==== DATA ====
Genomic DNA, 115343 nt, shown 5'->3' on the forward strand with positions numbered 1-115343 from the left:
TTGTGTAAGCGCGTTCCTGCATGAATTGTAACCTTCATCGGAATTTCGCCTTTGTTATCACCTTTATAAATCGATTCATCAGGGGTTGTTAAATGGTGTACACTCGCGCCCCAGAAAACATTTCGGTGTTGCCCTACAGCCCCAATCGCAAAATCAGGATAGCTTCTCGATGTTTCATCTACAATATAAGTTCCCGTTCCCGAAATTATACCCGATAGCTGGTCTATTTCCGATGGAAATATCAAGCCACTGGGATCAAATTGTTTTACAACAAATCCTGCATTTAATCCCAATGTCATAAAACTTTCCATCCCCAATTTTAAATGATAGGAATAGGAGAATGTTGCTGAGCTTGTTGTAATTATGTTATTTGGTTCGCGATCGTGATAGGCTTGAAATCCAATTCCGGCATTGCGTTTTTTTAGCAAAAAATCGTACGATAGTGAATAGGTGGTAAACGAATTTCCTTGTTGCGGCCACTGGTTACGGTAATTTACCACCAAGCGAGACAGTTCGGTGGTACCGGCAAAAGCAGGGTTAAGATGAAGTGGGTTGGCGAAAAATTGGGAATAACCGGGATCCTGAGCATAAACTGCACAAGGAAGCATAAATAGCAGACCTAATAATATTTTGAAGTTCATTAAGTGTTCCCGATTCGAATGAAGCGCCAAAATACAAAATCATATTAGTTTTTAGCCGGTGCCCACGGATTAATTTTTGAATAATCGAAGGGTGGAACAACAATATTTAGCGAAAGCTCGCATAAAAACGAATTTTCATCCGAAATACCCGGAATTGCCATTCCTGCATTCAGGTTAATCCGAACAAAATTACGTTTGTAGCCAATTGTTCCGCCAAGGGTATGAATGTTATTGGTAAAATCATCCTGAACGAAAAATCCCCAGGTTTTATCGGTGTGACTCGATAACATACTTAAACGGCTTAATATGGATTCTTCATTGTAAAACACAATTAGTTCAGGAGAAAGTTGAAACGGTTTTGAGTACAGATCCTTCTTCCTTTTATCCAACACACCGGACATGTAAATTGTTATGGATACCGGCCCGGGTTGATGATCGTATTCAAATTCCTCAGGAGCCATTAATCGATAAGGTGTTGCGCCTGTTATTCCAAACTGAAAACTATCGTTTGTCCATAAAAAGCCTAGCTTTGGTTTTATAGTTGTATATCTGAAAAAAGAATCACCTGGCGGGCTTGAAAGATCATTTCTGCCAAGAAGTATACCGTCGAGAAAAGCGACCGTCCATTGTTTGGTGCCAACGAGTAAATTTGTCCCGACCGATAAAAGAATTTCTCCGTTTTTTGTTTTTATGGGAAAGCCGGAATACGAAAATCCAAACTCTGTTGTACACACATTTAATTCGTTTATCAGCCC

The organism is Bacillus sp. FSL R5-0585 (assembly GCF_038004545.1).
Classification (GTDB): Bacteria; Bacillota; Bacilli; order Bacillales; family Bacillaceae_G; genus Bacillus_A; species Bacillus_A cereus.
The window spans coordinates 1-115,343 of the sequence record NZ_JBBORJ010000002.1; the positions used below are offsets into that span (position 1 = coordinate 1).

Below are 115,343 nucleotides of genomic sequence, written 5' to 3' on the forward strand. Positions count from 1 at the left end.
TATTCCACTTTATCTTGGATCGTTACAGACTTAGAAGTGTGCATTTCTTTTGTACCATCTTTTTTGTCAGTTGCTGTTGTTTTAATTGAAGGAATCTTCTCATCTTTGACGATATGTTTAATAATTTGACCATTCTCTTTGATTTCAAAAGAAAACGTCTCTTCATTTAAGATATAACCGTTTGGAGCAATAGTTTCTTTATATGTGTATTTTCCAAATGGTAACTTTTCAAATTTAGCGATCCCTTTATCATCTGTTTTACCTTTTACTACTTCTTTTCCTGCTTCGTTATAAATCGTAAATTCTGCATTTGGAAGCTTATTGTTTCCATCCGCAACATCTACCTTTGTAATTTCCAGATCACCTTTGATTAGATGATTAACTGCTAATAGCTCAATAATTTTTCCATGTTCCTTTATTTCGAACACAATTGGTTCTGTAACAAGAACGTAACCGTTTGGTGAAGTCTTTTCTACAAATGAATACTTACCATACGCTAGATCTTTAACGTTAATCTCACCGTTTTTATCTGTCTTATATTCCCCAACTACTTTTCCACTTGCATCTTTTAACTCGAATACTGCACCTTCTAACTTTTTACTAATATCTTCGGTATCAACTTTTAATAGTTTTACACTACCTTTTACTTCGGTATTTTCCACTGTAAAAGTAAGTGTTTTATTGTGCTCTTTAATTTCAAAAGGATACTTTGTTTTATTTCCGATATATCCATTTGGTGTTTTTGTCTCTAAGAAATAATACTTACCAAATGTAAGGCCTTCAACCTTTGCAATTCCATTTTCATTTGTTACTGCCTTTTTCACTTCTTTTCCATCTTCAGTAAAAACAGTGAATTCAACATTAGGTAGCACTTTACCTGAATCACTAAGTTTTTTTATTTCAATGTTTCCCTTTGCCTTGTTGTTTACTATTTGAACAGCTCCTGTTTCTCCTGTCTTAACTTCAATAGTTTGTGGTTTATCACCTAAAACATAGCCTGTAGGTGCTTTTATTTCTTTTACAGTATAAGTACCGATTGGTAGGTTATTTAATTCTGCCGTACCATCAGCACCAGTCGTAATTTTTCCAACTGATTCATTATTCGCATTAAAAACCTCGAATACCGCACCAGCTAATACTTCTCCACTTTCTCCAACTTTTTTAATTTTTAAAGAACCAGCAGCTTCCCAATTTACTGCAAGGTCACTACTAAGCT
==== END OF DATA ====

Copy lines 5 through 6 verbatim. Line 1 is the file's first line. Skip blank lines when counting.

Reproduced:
The window spans coordinates 1-115,343 of the sequence record NZ_JBBORJ010000002.1; the positions used below are offsets into that span (position 1 = coordinate 1).

Below are 115,343 nucleotides of genomic sequence, written 5' to 3' on the forward strand. Positions count from 1 at the left end.